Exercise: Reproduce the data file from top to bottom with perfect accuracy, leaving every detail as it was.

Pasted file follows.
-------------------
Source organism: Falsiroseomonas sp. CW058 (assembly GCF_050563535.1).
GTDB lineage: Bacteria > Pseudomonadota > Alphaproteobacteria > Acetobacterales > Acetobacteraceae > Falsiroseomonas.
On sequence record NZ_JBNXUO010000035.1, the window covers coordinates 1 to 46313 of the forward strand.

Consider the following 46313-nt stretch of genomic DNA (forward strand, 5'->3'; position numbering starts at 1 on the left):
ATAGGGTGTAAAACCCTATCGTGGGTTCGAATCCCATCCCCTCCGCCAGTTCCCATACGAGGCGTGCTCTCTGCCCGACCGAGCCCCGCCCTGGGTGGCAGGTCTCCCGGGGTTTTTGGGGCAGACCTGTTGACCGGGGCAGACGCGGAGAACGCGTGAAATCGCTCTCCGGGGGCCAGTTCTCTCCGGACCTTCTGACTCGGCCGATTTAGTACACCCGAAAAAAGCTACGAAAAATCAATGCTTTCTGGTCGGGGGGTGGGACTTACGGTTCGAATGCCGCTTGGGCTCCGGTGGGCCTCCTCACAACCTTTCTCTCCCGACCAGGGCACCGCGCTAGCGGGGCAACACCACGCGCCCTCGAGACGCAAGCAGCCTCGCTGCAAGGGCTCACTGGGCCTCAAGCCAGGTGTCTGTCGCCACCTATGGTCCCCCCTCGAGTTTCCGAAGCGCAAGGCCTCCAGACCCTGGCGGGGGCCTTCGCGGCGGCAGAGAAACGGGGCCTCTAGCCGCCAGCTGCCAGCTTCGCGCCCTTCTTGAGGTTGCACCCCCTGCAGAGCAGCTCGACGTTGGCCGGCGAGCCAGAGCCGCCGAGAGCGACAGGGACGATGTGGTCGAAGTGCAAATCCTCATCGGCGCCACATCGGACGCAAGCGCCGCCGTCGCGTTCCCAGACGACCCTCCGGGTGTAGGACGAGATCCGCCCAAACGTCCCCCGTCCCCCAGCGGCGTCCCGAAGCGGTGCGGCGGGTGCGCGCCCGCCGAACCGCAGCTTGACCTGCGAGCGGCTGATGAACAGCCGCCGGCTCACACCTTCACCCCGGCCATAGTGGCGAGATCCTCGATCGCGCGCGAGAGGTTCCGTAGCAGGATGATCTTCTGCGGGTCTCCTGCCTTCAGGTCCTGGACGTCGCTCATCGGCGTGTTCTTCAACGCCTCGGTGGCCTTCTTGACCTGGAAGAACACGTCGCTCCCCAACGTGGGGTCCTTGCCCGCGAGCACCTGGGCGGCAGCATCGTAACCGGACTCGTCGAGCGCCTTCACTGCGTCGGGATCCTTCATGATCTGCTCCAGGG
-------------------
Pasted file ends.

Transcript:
Source organism: Falsiroseomonas sp. CW058 (assembly GCF_050563535.1).
GTDB lineage: Bacteria > Pseudomonadota > Alphaproteobacteria > Acetobacterales > Acetobacteraceae > Falsiroseomonas.
On sequence record NZ_JBNXUO010000035.1, the window covers coordinates 1 to 46313 of the forward strand.

Consider the following 46313-nt stretch of genomic DNA (forward strand, 5'->3'; position numbering starts at 1 on the left):
ATAGGGTGTAAAACCCTATCGTGGGTTCGAATCCCATCCCCTCCGCCAGTTCCCATACGAGGCGTGCTCTCTGCCCGACCGAGCCCCGCCCTGGGTGGCAGGTCTCCCGGGGTTTTTGGGGCAGACCTGTTGACCGGGGCAGACGCGGAGAACGCGTGAAATCGCTCTCCGGGGGCCAGTTCTCTCCGGACCTTCTGACTCGGCCGATTTAGTACACCCGAAAAAAGCTACGAAAAATCAATGCTTTCTGGTCGGGGGGTGGGACTTACGGTTCGAATGCCGCTTGGGCTCCGGTGGGCCTCCTCACAACCTTTCTCTCCCGACCAGGGCACCGCGCTAGCGGGGCAACACCACGCGCCCTCGAGACGCAAGCAGCCTCGCTGCAAGGGCTCACTGGGCCTCAAGCCAGGTGTCTGTCGCCACCTATGGTCCCCCCTCGAGTTTCCGAAGCGCAAGGCCTCCAGACCCTGGCGGGGGCCTTCGCGGCGGCAGAGAAACGGGGCCTCTAGCCGCCAGCTGCCAGCTTCGCGCCCTTCTTGAGGTTGCACCCCCTGCAGAGCAGCTCGACGTTGGCCGGCGAGCCAGAGCCGCCGAGAGCGACAGGGACGATGTGGTCGAAGTGCAAATCCTCATCGGCGCCACATCGGACGCAAGCGCCGCCGTCGCGTTCCCAGACGACCCTCCGGGTGTAGGACGAGATCCGCCCAAACGTCCCCCGTCCCCCAGCGGCGTCCCGAAGCGGTGCGGCGGGTGCGCGCCCGCCGAACCGCAGCTTGACCTGCGAGCGGCTGATGAACAGCCGCCGGCTCACACCTTCACCCCGGCCATAGTGGCGAGATCCTCGATCGCGCGCGAGAGGTTCCGTAGCAGGATGATCTTCTGCGGGTCTCCTGCCTTCAGGTCCTGGACGTCGCTCATCGGCGTGTTCTTCAACGCCTCGGTGGCCTTCTTGACCTGGAAGAACACGTCGCTCCCCAACGTGGGGTCCTTGCCCGCGAGCACCTGGGCGGCAGCATCGTAACCGGACTCGTCGAGCGCCTTCACTGCGTCGGGATCCTTCATGATCTGCTCCAGGG